No God But Gain

No God But Gain:The Untold Story of Cuban Slavery, the Monroe Doctrine, and the Making of the United States

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From 1501 to 1867 more than 12.5 million Africans were brought to the Americas in chains, and as many as 100 million Africans died as a result of the slave trade. The U.S. constitution set a 20-year time limit on U.S. participation in the trade, and on January 1, 1808, it was abolished. And yet, despite the spread of abolitionism on both sides of the Atlantic, despite numerous laws and treaties passed to curb the slave trade, and despite the dispatch of naval squadrons to patrol the coasts of Africa and the Americas, the slave trade did not end in 1808. Fully 25 percent of all the enslaved Africans to arrive in the Americas were brought after the U.S. ban--3.2 million people.
This breakthrough history, based on years of research into private correspondence; shipping manifests; bills of laden; port, diplomatic, and court records; and periodical literature, makes undeniably clear how decisive illegal slavery was to the making of the United States. U.S. economic development and westward expansion, as well as the growth and wealth of the North, not just the South, was a direct result and driver of illegal slavery. The Monroe Doctrine was created to protect the illegal slave trade.
In an engrossing, elegant, enjoyably readable narrative, Stephen M. Chambers not only shows how illegal slavery has been wholly overlooked in histories of the early Republic, he reveals the crucial role the slave trade played in the lives and fortunes of figures like John Quincy Adams and the "generation of 1815", the post-revolution cohort that shaped U.S. foreign policy. This is a landmark history that will forever revise the way the early Republic and American economic development is seen.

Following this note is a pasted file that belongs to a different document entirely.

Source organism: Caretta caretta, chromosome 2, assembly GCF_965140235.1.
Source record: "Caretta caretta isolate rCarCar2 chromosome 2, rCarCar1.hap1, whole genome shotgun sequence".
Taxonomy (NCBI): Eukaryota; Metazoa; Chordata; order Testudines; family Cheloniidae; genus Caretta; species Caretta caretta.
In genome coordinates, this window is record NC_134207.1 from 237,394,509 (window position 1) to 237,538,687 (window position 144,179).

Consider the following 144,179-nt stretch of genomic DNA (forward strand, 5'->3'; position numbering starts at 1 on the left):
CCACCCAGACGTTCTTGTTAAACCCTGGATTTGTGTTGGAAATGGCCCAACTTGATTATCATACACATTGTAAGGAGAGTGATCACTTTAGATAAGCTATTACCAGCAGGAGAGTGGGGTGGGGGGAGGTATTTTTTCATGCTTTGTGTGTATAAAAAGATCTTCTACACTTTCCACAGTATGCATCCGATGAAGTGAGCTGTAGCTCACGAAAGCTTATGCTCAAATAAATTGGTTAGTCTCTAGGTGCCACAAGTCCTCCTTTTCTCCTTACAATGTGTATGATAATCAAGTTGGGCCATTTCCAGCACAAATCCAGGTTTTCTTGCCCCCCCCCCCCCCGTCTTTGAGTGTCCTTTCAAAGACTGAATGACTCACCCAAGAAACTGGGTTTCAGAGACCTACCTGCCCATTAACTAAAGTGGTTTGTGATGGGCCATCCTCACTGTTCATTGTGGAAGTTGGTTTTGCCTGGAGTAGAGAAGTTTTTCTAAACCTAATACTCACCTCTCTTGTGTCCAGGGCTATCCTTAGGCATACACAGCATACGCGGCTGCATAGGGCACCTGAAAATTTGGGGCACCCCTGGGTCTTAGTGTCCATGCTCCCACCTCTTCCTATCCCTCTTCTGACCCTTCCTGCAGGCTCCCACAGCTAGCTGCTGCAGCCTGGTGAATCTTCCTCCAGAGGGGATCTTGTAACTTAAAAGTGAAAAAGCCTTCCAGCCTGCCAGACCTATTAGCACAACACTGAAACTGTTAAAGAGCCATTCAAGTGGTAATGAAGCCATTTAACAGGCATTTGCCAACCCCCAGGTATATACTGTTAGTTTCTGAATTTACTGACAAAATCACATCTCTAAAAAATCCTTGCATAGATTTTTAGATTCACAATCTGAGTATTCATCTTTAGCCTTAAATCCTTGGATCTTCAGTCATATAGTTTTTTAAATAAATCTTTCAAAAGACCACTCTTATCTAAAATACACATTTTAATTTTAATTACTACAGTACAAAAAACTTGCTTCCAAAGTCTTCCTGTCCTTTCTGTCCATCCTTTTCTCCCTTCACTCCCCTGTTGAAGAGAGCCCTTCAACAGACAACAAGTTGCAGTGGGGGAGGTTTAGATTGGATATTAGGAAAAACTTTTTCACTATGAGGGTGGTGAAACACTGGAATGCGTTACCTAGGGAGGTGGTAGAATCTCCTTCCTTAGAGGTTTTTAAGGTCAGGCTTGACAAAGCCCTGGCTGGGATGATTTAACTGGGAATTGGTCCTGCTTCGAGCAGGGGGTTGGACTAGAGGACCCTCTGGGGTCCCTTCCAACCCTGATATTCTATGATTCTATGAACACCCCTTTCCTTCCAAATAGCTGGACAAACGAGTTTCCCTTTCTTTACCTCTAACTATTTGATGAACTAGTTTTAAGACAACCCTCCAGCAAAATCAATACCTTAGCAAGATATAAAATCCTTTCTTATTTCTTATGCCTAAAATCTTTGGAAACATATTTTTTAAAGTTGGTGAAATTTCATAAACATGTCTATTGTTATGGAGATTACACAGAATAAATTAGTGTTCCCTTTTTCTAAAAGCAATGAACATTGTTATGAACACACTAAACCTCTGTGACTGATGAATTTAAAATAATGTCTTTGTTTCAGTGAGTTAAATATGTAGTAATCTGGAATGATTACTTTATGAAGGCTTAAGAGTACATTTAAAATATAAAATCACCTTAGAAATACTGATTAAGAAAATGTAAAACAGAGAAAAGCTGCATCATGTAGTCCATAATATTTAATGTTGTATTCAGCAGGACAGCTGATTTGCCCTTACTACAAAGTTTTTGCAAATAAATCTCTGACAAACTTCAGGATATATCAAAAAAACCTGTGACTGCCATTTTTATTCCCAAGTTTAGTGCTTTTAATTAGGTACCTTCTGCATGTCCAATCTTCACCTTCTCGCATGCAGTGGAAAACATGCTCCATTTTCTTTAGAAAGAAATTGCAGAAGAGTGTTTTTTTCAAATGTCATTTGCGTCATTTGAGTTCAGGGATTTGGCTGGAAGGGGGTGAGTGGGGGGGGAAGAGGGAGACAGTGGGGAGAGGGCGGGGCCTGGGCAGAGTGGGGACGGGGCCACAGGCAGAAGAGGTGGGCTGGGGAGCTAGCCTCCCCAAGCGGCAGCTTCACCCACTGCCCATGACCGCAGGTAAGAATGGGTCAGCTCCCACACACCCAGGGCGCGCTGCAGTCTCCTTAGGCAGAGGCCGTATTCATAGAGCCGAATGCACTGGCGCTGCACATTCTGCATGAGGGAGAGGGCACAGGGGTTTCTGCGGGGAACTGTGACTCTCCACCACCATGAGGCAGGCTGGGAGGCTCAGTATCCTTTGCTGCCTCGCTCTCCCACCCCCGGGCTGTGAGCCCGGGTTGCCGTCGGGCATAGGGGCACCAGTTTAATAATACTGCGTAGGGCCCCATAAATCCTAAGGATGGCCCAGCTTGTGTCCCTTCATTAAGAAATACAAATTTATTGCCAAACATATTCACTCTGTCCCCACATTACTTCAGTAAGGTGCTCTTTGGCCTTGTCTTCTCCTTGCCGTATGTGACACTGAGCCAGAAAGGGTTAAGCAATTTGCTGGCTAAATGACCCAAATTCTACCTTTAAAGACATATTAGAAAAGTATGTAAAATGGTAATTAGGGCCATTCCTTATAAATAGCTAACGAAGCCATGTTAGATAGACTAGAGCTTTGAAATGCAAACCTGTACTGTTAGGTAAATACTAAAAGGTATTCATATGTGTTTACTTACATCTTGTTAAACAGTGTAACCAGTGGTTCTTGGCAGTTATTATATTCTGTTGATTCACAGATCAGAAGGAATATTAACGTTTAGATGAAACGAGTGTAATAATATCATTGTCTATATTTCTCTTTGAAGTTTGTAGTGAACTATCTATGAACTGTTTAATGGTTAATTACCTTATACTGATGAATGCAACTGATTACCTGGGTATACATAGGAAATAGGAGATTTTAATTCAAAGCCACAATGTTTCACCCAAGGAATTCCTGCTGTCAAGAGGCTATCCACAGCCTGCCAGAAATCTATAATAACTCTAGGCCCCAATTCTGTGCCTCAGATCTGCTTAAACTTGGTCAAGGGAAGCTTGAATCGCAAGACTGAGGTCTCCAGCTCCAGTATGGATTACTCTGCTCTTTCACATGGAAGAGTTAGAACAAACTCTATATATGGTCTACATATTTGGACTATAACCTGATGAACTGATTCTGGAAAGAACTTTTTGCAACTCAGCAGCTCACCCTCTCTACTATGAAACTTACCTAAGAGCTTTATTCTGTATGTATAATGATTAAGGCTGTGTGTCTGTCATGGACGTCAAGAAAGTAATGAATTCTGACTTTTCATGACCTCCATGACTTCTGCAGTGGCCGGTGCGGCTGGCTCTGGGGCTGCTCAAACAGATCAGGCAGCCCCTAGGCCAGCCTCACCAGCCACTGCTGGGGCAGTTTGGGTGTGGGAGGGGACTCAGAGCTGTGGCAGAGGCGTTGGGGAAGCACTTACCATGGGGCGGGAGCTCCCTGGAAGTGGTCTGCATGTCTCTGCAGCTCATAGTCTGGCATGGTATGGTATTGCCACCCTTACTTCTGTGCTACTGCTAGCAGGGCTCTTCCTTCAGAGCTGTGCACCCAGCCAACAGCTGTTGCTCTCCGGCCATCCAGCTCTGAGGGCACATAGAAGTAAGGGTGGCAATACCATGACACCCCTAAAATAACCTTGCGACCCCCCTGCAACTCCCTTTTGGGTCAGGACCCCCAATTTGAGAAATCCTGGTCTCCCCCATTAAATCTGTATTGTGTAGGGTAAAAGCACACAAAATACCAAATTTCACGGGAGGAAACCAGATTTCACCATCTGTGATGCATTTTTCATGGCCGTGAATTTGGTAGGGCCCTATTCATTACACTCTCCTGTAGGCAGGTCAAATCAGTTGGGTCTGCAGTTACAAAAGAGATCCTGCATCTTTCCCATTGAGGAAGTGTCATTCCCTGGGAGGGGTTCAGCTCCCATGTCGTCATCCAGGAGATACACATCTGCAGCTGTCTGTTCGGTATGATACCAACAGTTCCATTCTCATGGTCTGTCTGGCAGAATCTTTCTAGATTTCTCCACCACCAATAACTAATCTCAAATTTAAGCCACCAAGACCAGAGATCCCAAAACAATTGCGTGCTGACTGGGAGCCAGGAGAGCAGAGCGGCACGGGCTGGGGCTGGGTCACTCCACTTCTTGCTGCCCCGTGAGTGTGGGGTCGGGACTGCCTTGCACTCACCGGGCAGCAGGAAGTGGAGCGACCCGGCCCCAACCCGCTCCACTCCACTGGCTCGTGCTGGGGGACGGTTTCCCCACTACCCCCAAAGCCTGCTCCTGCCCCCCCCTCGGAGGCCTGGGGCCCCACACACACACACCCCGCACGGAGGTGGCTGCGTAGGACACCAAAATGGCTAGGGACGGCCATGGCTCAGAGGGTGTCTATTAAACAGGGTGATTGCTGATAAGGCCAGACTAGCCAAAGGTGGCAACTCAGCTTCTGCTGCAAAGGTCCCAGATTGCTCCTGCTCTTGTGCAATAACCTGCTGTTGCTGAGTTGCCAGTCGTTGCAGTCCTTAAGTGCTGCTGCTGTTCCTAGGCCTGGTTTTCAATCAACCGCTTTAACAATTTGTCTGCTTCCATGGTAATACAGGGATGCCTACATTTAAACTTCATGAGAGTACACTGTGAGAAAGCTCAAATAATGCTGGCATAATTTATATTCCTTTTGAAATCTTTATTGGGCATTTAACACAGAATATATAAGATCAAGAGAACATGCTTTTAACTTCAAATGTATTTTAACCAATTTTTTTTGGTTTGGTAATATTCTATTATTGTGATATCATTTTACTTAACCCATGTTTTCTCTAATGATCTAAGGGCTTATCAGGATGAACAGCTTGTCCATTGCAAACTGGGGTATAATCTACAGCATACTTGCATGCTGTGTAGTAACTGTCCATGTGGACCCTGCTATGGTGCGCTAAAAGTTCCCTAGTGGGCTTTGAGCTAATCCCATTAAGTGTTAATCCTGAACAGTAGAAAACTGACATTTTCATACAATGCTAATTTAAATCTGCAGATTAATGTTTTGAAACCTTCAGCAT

• Stephen Chambers brings a bright searchlight to a dark corner of history: the illegal slave trade that was so central to the rise of American capitalism. The book is especially valuable in a historical moment when the legacy of race and slavery haunts American politics.

    Marcus Rediker, author of The Amistad Rebellion: An Atlantic Odyssey of Slavery and Freedom
  • With deep research and narrative style, Stephen Chambers challenges a significant misunderstanding about the so-called Era of Good Feelings. As he shows, the apparent ‘end’ of the slave trade in 1808 did little to stem the growth of slavery in the United States. Through huge investment in Cuba, American interests, including northern interests, deepened their dependence upon slavery and the slave trade, at exactly the moment it was supposed to be in decline. No God But Gain is an important corrective to the historical record.

    Ted Widmer, author of Brown: The History of an Idea
  • Detailed attention to the political machinations between New England, Cuban slavery, and Washington results in Chambers’s historic lessons echoing across two centuries, which often read as if they are taken from today’s headlines. The skillful telescoping from specifics to larger and more universal points makes this an engaging read for non-specialists.

    Matt ChildsNew West Indian Guide